The Aria Balloon Clock can certainly add to any modern interior a cheerful, bright and distinctive look.
Sand by Studio Ayaskan
London design duo Studio Ayaskan created a clock that rakes the sand in hypnotic concentric circles to mark the passage of time. Sand, inspired by the landscape art of Japanese Zen rock garden, marks the time with a gradual formation of ripple patterns over a period of twelve hours.
In the daytime, the single-hand draws ripple patterns on the sand, whereas during the night these patterns are gradually flattened out to restart a new cycle.
There Is Something in the Air by Patrick Palcic
The German designer Patrick Palcic created a completely new, slow-paced method to tell time. Instead of reading numbers, Es Liegt was in Der Luft (translating as”there is something in the air“) sprays time in the air, for users to inhale.
The clock has 12 small holes, punctured around the perimeter and each hour is assigned a different fragrance. The copper dish turns slowly in order to have one hole in top position every hour, releasing a drop of essence that trickles down onto the copper dish, leaving behind a delicate trace.
Graphic Time by Raw Color
The moving discs, perforated to reduce weight, rotate as time passes creating a new configuration and a different appearance by the passing of time. The object is a combination of movement and ever-changing compositions that display time in a stylish manner.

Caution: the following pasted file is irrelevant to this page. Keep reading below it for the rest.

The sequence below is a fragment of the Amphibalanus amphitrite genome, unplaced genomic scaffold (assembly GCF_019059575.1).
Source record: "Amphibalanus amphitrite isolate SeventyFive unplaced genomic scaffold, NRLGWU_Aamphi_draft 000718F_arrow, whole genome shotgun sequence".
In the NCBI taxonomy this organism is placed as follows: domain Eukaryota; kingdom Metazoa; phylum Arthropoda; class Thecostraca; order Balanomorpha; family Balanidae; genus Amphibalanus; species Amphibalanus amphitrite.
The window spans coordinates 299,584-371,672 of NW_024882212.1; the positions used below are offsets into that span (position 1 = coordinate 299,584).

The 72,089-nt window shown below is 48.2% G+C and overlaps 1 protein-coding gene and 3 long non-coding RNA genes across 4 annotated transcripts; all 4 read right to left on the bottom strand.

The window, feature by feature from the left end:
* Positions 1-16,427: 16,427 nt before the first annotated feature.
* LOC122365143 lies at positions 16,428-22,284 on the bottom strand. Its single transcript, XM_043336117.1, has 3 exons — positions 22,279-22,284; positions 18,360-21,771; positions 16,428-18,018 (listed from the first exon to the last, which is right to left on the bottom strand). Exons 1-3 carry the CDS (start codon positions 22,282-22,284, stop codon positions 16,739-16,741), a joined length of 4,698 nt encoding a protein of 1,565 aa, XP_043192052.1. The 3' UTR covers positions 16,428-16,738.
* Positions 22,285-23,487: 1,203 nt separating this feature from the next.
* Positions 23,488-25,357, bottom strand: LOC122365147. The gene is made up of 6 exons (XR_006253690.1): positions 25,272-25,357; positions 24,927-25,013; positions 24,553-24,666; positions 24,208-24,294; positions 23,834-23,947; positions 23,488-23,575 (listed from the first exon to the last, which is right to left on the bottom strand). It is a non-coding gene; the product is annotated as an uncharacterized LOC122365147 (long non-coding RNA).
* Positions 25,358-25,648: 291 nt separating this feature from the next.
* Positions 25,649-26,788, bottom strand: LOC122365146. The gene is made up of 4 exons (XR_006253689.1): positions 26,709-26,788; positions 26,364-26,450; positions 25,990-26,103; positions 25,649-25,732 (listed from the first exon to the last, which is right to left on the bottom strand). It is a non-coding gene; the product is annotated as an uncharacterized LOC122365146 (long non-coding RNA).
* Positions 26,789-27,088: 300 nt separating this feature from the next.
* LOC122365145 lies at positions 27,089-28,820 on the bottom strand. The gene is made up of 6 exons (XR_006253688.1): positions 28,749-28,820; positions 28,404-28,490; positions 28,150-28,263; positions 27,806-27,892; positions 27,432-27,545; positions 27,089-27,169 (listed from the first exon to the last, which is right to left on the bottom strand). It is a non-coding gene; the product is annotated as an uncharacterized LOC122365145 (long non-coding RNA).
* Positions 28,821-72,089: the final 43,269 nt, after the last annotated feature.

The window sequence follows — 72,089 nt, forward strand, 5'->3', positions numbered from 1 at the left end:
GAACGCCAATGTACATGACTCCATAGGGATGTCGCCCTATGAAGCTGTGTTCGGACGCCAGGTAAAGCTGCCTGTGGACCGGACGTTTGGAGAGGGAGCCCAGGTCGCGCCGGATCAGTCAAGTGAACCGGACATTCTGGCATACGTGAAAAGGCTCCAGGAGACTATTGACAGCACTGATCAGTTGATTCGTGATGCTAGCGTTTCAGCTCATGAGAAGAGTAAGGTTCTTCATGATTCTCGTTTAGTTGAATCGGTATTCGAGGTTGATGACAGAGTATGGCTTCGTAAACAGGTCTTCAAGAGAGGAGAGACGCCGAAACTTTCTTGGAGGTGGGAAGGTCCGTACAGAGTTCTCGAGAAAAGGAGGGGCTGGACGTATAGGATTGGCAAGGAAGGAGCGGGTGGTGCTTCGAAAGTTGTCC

Available in two colorways, these kinetic creations are part of a series of abstract clocks, featuring a range of prints, perforations and vibrant colors.
The Life Clock by SWNA office
Seoul-based design studio SWNA Office created a clock that incorporates a functioning emergency kit, to be used in the event of a natural disaster. The Life Clock was designed to stand out from existing disaster-related products and to ensure it can easily blend in the lives of its owners.
The clock features illuminated batons, aluminum thermal insulation blankets to sustain body temperature, compression bandages for first-aid treatment of hemostasis and broken bones, whistles for location-signaling, flags to indicate distress, an ICE card for simple personal information, and a guidebook to guide you in case of natural disaster.
Solstice by Matt Gilbert
Solstice is a shape-shifting wooden clock designed by Matt Gilbert, founder of the London-based design studio Animaro.